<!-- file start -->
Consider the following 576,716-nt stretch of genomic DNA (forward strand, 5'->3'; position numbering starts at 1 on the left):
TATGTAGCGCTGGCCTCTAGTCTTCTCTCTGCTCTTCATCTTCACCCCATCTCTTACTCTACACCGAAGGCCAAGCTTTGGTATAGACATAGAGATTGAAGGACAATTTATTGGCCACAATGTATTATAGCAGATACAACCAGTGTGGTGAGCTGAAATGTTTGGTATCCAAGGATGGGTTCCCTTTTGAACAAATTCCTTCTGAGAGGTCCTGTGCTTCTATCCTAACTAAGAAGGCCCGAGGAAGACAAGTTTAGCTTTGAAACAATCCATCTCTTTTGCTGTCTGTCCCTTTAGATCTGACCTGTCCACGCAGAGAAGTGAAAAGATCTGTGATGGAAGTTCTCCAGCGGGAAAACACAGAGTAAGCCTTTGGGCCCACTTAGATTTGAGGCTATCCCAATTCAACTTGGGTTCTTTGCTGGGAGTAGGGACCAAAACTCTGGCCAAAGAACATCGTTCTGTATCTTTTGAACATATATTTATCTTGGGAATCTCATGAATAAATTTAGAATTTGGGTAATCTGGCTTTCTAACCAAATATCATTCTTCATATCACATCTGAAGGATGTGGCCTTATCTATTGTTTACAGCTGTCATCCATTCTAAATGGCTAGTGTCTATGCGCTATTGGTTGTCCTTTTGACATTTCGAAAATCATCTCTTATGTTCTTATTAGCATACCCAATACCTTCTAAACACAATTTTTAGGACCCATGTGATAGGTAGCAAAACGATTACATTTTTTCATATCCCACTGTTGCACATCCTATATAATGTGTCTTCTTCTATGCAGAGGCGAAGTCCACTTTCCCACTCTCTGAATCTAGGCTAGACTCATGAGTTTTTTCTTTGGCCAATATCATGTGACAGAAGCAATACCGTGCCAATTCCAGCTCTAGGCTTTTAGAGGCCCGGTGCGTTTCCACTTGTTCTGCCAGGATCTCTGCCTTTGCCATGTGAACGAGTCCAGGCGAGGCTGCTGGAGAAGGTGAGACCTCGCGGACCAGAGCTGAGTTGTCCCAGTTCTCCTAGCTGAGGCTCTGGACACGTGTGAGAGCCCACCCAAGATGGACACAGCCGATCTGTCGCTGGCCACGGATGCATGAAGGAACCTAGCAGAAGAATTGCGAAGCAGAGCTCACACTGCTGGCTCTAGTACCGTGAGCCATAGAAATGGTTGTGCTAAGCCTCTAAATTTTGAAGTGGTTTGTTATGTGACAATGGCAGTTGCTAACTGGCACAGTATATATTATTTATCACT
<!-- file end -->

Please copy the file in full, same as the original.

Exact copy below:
Consider the following 576,716-nt stretch of genomic DNA (forward strand, 5'->3'; position numbering starts at 1 on the left):
TATGTAGCGCTGGCCTCTAGTCTTCTCTCTGCTCTTCATCTTCACCCCATCTCTTACTCTACACCGAAGGCCAAGCTTTGGTATAGACATAGAGATTGAAGGACAATTTATTGGCCACAATGTATTATAGCAGATACAACCAGTGTGGTGAGCTGAAATGTTTGGTATCCAAGGATGGGTTCCCTTTTGAACAAATTCCTTCTGAGAGGTCCTGTGCTTCTATCCTAACTAAGAAGGCCCGAGGAAGACAAGTTTAGCTTTGAAACAATCCATCTCTTTTGCTGTCTGTCCCTTTAGATCTGACCTGTCCACGCAGAGAAGTGAAAAGATCTGTGATGGAAGTTCTCCAGCGGGAAAACACAGAGTAAGCCTTTGGGCCCACTTAGATTTGAGGCTATCCCAATTCAACTTGGGTTCTTTGCTGGGAGTAGGGACCAAAACTCTGGCCAAAGAACATCGTTCTGTATCTTTTGAACATATATTTATCTTGGGAATCTCATGAATAAATTTAGAATTTGGGTAATCTGGCTTTCTAACCAAATATCATTCTTCATATCACATCTGAAGGATGTGGCCTTATCTATTGTTTACAGCTGTCATCCATTCTAAATGGCTAGTGTCTATGCGCTATTGGTTGTCCTTTTGACATTTCGAAAATCATCTCTTATGTTCTTATTAGCATACCCAATACCTTCTAAACACAATTTTTAGGACCCATGTGATAGGTAGCAAAACGATTACATTTTTTCATATCCCACTGTTGCACATCCTATATAATGTGTCTTCTTCTATGCAGAGGCGAAGTCCACTTTCCCACTCTCTGAATCTAGGCTAGACTCATGAGTTTTTTCTTTGGCCAATATCATGTGACAGAAGCAATACCGTGCCAATTCCAGCTCTAGGCTTTTAGAGGCCCGGTGCGTTTCCACTTGTTCTGCCAGGATCTCTGCCTTTGCCATGTGAACGAGTCCAGGCGAGGCTGCTGGAGAAGGTGAGACCTCGCGGACCAGAGCTGAGTTGTCCCAGTTCTCCTAGCTGAGGCTCTGGACACGTGTGAGAGCCCACCCAAGATGGACACAGCCGATCTGTCGCTGGCCACGGATGCATGAAGGAACCTAGCAGAAGAATTGCGAAGCAGAGCTCACACTGCTGGCTCTAGTACCGTGAGCCATAGAAATGGTTGTGCTAAGCCTCTAAATTTTGAAGTGGTTTGTTATGTGACAATGGCAGTTGCTAACTGGCACAGTATATATTATTTATCACT